Deirdre Cronin

Live and Well
TOC 120 917, 13 Tracks, 46 Minutes
Tony O’Connell is no stranger to concertina circles or indeed traditional music aficionados. This album is his first solo recording, following the successful release of three duet albums previously in collaboration with Ben Lennon, Andy Morrow and Eamon Riordan. The opening track features a beautiful selection of jigs played seamlessly in a duet with the brilliant Bríd Harper on fiddle. These are two striking newly composed jigs from the pen of John Dwyer. The playing is effortless; a natural lilting flow is further enhanced by contemporary style accompaniment from guitar stalwart, Arty McGlynn. The style is pure and simple, traditional music at its best, allowing those wonderful double octaves to sing through.
Moving on, there is music sourced from the Cape Breton tradition paired with South of the Grampians a great intricate tune Tony learned from the playing of Frankie Gavin. There are tasteful harmonies here producing a very sweet, melodic sound. A set of slides provide that unmistakable lift and joy of Sliabh Luachra music, proving once again that O’Connell is indeed a master of his craft on this album.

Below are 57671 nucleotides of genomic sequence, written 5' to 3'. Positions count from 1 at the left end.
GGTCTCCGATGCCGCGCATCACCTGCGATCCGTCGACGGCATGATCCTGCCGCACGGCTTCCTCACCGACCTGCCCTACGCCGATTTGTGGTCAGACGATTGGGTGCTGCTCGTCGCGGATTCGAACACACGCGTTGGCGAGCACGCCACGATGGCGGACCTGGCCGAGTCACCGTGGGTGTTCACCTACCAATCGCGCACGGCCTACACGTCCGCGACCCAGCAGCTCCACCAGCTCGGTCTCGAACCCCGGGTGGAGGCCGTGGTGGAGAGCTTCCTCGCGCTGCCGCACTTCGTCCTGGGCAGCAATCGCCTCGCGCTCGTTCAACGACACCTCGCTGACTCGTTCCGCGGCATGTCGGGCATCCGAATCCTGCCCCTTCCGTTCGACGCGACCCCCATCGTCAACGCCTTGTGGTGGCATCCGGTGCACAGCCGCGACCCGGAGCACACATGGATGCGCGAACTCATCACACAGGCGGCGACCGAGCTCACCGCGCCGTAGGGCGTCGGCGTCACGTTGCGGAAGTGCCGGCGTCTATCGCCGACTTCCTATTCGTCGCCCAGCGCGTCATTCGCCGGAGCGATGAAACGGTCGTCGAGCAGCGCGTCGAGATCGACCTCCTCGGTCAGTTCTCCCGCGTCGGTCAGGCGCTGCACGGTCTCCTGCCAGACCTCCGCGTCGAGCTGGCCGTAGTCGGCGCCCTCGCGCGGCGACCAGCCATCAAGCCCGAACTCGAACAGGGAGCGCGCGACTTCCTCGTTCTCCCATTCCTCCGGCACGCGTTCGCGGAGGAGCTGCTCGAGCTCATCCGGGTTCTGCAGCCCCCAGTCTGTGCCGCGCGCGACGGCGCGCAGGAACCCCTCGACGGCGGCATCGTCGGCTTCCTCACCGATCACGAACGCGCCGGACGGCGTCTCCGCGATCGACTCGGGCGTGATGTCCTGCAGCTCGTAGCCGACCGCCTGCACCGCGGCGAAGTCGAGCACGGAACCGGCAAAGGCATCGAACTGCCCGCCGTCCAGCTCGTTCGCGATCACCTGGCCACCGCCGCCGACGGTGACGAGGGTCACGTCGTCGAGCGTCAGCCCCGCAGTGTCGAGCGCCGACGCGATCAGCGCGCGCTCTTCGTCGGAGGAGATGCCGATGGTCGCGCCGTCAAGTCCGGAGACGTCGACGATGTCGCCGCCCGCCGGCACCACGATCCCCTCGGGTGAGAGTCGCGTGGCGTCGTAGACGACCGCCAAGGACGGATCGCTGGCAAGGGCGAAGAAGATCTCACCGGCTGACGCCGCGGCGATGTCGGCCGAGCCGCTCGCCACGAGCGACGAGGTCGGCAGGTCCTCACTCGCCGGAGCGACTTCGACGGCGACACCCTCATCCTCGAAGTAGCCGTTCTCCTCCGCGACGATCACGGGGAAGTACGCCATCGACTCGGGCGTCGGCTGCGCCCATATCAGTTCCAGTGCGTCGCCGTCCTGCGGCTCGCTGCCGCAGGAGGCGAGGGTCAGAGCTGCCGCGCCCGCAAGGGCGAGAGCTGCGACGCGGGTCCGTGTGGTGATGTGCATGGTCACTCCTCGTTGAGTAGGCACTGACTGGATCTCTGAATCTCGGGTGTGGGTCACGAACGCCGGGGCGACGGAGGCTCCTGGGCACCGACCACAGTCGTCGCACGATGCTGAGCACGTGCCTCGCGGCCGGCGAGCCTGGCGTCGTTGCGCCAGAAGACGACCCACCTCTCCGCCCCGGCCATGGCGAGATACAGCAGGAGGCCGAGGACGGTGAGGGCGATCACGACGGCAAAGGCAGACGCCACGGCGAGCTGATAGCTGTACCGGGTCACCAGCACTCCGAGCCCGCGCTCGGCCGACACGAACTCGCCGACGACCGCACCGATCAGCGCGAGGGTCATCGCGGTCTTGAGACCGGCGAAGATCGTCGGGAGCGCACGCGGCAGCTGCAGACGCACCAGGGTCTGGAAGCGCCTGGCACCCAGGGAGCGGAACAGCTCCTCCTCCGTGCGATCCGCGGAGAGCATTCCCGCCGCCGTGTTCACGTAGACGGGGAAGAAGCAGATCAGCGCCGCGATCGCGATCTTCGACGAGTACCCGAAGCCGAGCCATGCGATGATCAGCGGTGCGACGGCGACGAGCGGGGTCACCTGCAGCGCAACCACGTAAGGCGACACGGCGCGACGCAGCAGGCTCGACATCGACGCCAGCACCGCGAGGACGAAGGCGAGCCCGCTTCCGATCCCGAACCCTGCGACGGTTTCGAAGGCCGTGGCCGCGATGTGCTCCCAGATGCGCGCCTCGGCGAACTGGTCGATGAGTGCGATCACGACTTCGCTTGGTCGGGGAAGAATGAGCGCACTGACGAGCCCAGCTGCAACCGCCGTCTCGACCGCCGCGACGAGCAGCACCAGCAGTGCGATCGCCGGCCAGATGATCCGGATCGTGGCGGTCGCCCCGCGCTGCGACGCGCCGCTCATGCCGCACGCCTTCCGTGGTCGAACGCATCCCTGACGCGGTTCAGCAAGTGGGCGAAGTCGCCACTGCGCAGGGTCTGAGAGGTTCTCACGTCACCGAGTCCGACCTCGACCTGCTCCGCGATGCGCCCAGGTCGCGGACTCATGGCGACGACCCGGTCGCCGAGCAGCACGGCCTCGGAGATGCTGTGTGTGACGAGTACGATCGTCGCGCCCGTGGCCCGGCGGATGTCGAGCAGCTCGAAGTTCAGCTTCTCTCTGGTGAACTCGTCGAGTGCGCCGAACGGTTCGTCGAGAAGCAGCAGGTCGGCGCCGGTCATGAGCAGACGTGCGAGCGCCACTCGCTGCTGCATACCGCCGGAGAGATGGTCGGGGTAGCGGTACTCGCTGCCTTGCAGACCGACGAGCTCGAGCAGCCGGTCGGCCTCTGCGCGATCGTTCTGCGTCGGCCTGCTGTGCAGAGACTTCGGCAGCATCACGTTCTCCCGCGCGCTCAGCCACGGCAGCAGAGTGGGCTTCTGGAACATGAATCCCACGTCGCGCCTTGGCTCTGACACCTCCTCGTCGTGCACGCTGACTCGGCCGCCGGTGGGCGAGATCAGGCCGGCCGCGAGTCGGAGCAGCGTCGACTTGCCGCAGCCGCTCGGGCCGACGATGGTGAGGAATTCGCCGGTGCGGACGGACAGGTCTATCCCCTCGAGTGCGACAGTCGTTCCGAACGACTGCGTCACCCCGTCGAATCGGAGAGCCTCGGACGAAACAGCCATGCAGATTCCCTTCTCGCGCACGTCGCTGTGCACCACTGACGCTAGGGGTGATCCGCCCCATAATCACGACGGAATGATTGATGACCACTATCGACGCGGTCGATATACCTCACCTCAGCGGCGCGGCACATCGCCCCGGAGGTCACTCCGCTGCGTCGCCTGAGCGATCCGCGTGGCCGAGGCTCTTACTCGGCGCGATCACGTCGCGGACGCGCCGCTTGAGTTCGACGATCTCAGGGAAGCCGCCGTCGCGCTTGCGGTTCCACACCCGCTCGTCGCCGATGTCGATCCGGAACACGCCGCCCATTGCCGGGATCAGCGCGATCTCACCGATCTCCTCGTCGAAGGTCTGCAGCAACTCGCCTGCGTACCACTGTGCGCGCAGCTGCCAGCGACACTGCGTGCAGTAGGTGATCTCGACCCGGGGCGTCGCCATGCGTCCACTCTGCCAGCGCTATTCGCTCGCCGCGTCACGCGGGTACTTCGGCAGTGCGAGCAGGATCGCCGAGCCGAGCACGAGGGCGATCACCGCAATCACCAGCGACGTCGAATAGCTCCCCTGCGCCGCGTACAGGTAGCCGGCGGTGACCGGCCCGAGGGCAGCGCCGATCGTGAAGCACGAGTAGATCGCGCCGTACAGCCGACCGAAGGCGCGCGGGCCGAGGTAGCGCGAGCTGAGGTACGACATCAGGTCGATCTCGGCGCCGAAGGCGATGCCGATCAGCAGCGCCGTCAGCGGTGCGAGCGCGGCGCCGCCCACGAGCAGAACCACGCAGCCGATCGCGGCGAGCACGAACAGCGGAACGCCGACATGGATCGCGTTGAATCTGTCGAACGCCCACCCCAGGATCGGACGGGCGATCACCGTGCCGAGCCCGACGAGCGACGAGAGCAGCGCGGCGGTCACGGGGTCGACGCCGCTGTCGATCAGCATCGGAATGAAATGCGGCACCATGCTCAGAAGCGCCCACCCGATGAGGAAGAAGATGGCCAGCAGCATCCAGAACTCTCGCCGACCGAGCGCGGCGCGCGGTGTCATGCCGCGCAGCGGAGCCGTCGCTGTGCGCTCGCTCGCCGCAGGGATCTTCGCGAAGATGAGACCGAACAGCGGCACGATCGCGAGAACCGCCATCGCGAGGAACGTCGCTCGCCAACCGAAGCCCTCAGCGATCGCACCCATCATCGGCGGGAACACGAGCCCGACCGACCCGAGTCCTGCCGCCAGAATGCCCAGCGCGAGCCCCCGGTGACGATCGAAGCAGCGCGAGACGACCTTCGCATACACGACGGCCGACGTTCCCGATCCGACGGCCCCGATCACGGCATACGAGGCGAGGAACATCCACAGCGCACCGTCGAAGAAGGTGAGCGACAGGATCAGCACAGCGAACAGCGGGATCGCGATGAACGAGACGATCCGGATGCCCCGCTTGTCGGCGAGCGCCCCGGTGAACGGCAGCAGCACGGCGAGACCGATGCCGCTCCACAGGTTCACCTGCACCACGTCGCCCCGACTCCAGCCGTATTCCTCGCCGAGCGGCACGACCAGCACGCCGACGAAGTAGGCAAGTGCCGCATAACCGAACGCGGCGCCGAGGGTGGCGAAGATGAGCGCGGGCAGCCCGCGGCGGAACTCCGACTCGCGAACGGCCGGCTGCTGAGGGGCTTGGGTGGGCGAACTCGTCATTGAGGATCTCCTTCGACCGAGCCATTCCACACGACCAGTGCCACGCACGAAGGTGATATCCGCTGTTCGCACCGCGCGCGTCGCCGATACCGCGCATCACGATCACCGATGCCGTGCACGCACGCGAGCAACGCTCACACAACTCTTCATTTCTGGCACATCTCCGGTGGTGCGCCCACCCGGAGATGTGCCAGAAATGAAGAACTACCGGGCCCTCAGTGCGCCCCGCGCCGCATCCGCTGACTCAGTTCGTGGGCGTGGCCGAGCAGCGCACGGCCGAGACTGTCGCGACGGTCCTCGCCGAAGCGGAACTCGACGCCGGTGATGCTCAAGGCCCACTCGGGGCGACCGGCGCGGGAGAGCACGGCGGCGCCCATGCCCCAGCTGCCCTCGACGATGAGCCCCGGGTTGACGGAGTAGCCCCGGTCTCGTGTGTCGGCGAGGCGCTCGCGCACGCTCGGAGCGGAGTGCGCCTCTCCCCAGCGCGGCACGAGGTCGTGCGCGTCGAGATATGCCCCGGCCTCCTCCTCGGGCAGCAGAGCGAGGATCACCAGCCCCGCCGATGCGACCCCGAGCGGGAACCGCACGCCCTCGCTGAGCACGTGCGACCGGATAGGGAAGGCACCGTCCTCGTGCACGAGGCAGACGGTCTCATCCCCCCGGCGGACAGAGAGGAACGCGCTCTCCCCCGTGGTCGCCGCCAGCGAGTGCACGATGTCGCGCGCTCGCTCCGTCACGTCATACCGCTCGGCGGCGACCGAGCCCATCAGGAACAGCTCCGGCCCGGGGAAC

His Cailín na Gruaige Doinne, is a lovely sweet tune played in a simple yet effective arrangement, with drones & chords used to great effect. One of the most impressive aspects of this collection of tunes is the vast range from which they have come. There’s lots of references to the greats that have possibly influenced O’Connell on his musical path, and lots of newly composed tunes from artists including Tommy Peoples, Tommy Potts, Richie Dwyer and Peadar O’Riada, and there’s also lots of references to his native Munster music.
Track 11 treats the listener to a lovely set of jigs spirit and a deep love of the tradition, complemented with lots of tasteful yet subtle variation to enhance the melodies. There are fantastic chordal progressions here with an unmistakable drive from Arty Mc Glynn.